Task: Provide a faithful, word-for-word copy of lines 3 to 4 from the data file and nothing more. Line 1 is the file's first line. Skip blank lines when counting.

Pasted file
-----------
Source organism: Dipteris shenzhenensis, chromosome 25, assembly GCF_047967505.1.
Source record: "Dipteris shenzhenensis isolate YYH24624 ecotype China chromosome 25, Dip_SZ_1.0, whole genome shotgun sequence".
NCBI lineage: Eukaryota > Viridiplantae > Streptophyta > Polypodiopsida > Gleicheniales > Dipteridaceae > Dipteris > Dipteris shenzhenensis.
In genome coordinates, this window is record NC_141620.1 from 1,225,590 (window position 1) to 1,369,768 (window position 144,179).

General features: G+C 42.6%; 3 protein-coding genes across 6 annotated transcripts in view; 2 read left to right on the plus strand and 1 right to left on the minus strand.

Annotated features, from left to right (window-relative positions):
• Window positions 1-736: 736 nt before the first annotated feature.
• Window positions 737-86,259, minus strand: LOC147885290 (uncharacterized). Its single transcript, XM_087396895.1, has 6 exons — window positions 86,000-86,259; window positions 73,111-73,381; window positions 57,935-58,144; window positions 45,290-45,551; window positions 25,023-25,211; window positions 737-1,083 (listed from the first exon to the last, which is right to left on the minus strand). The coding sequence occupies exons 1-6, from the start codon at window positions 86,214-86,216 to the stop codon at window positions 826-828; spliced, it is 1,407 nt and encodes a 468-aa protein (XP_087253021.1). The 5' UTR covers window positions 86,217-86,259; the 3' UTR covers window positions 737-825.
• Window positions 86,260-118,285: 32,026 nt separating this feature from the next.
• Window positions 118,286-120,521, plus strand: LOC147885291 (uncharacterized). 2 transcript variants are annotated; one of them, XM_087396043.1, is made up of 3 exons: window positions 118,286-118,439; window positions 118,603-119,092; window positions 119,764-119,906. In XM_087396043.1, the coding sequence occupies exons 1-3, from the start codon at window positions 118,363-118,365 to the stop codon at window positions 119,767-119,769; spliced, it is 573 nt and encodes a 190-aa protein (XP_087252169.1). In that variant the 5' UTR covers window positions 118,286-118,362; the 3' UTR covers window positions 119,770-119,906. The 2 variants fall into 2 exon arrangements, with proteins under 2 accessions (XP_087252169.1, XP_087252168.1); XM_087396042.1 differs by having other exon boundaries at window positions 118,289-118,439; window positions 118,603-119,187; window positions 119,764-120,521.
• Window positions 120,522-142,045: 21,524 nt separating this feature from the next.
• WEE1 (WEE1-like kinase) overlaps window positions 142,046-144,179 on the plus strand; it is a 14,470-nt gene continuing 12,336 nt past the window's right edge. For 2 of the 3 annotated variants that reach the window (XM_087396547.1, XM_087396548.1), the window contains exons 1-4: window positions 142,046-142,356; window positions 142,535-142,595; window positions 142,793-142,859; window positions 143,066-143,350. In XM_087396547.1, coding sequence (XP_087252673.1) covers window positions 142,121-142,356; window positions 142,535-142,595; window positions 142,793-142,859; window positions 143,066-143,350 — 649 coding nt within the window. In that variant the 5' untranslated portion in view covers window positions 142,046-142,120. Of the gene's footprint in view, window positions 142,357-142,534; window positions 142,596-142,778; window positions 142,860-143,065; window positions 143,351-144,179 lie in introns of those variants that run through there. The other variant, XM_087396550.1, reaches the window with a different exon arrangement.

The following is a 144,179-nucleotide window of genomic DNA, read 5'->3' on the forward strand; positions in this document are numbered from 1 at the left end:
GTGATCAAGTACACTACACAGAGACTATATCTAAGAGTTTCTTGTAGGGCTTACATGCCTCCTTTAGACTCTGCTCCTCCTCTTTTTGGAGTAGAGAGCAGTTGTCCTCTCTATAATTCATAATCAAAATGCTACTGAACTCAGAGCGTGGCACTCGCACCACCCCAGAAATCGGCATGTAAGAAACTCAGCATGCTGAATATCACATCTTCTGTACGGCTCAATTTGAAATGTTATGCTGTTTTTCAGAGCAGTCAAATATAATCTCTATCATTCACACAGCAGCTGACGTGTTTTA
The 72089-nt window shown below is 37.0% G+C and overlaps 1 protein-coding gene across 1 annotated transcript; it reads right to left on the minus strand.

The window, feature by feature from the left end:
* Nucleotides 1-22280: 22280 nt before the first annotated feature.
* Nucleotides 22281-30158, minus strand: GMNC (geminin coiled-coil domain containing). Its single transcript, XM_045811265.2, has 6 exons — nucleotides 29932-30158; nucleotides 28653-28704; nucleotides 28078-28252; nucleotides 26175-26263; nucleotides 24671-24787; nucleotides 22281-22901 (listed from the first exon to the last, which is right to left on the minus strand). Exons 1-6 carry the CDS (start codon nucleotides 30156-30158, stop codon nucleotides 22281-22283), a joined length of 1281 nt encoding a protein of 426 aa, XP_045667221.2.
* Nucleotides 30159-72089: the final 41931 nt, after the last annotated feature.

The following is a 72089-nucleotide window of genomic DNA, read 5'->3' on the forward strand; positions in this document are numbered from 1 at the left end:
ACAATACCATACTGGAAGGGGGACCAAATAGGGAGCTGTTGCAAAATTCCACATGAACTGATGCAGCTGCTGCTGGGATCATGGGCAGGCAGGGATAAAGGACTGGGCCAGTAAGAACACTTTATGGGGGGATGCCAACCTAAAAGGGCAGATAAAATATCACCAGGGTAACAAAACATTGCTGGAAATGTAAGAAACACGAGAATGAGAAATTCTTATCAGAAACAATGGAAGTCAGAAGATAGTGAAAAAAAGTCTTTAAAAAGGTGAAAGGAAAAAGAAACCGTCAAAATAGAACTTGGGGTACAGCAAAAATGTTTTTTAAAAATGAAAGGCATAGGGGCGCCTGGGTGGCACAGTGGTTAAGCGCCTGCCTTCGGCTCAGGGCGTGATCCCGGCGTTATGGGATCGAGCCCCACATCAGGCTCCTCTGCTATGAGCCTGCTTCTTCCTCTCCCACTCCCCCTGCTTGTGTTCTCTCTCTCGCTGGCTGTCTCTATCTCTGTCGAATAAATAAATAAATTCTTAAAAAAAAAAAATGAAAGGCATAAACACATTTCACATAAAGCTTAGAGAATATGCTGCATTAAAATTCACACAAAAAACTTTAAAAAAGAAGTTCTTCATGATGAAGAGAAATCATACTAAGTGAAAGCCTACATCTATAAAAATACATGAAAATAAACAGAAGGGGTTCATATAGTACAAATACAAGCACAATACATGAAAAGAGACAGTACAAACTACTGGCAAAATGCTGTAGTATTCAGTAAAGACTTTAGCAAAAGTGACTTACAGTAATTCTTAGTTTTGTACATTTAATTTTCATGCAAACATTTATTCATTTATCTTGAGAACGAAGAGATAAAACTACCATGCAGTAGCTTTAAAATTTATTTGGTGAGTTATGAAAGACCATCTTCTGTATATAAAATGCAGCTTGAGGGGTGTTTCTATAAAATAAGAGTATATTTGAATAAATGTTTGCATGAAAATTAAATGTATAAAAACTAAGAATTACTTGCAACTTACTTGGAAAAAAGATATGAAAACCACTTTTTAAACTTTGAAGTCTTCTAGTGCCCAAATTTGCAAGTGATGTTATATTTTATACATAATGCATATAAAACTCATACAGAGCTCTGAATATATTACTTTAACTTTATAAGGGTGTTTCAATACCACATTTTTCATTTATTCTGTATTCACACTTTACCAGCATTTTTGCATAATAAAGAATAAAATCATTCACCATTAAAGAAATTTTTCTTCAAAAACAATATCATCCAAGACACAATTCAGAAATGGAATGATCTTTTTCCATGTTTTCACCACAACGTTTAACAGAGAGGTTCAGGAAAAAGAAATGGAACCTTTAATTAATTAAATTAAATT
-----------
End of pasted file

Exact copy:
NCBI lineage: Eukaryota > Viridiplantae > Streptophyta > Polypodiopsida > Gleicheniales > Dipteridaceae > Dipteris > Dipteris shenzhenensis.
In genome coordinates, this window is record NC_141620.1 from 1,225,590 (window position 1) to 1,369,768 (window position 144,179).